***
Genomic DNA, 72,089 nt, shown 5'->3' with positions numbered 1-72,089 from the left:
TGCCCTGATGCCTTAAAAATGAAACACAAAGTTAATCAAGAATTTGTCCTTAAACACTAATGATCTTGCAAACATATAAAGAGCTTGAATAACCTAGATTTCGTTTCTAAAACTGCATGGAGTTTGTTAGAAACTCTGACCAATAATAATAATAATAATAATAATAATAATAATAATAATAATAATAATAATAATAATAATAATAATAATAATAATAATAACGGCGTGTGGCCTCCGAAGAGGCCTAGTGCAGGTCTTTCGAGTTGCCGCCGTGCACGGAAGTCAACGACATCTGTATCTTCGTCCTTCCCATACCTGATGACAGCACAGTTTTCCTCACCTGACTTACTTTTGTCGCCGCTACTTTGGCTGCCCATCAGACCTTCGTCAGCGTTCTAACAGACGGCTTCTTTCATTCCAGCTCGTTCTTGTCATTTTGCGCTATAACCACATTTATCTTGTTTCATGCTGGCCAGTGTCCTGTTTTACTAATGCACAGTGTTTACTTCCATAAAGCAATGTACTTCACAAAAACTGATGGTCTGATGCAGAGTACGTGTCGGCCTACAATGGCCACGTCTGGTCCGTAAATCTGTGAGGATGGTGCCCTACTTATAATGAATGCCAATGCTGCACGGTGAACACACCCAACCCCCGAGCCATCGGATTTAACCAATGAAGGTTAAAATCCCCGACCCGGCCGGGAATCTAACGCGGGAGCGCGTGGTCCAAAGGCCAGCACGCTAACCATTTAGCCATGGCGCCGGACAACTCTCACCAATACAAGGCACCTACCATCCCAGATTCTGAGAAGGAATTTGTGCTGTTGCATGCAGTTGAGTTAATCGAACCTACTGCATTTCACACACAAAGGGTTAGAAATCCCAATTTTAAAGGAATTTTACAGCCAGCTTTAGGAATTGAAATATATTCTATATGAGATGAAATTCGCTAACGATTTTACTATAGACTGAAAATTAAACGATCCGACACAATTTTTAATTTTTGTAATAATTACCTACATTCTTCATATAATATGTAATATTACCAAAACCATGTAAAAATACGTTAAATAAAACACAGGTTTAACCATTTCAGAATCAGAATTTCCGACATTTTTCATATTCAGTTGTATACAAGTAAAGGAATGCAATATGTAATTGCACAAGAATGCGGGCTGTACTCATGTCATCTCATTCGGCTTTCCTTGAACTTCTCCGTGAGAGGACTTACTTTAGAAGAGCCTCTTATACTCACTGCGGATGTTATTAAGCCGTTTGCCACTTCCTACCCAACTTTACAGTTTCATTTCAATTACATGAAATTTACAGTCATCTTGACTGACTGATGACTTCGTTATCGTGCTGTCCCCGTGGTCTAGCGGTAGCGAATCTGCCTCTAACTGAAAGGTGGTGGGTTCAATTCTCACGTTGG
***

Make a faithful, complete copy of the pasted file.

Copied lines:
Genomic DNA, 72,089 nt, shown 5'->3' with positions numbered 1-72,089 from the left:
TGCCCTGATGCCTTAAAAATGAAACACAAAGTTAATCAAGAATTTGTCCTTAAACACTAATGATCTTGCAAACATATAAAGAGCTTGAATAACCTAGATTTCGTTTCTAAAACTGCATGGAGTTTGTTAGAAACTCTGACCAATAATAATAATAATAATAATAATAATAATAATAATAATAATAATAATAATAATAATAATAATAATAATAATAATAATAACGGCGTGTGGCCTCCGAAGAGGCCTAGTGCAGGTCTTTCGAGTTGCCGCCGTGCACGGAAGTCAACGACATCTGTATCTTCGTCCTTCCCATACCTGATGACAGCACAGTTTTCCTCACCTGACTTACTTTTGTCGCCGCTACTTTGGCTGCCCATCAGACCTTCGTCAGCGTTCTAACAGACGGCTTCTTTCATTCCAGCTCGTTCTTGTCATTTTGCGCTATAACCACATTTATCTTGTTTCATGCTGGCCAGTGTCCTGTTTTACTAATGCACAGTGTTTACTTCCATAAAGCAATGTACTTCACAAAAACTGATGGTCTGATGCAGAGTACGTGTCGGCCTACAATGGCCACGTCTGGTCCGTAAATCTGTGAGGATGGTGCCCTACTTATAATGAATGCCAATGCTGCACGGTGAACACACCCAACCCCCGAGCCATCGGATTTAACCAATGAAGGTTAAAATCCCCGACCCGGCCGGGAATCTAACGCGGGAGCGCGTGGTCCAAAGGCCAGCACGCTAACCATTTAGCCATGGCGCCGGACAACTCTCACCAATACAAGGCACCTACCATCCCAGATTCTGAGAAGGAATTTGTGCTGTTGCATGCAGTTGAGTTAATCGAACCTACTGCATTTCACACACAAAGGGTTAGAAATCCCAATTTTAAAGGAATTTTACAGCCAGCTTTAGGAATTGAAATATATTCTATATGAGATGAAATTCGCTAACGATTTTACTATAGACTGAAAATTAAACGATCCGACACAATTTTTAATTTTTGTAATAATTACCTACATTCTTCATATAATATGTAATATTACCAAAACCATGTAAAAATACGTTAAATAAAACACAGGTTTAACCATTTCAGAATCAGAATTTCCGACATTTTTCATATTCAGTTGTATACAAGTAAAGGAATGCAATATGTAATTGCACAAGAATGCGGGCTGTACTCATGTCATCTCATTCGGCTTTCCTTGAACTTCTCCGTGAGAGGACTTACTTTAGAAGAGCCTCTTATACTCACTGCGGATGTTATTAAGCCGTTTGCCACTTCCTACCCAACTTTACAGTTTCATTTCAATTACATGAAATTTACAGTCATCTTGACTGACTGATGACTTCGTTATCGTGCTGTCCCCGTGGTCTAGCGGTAGCGAATCTGCCTCTAACTGAAAGGTGGTGGGTTCAATTCTCACGTTGG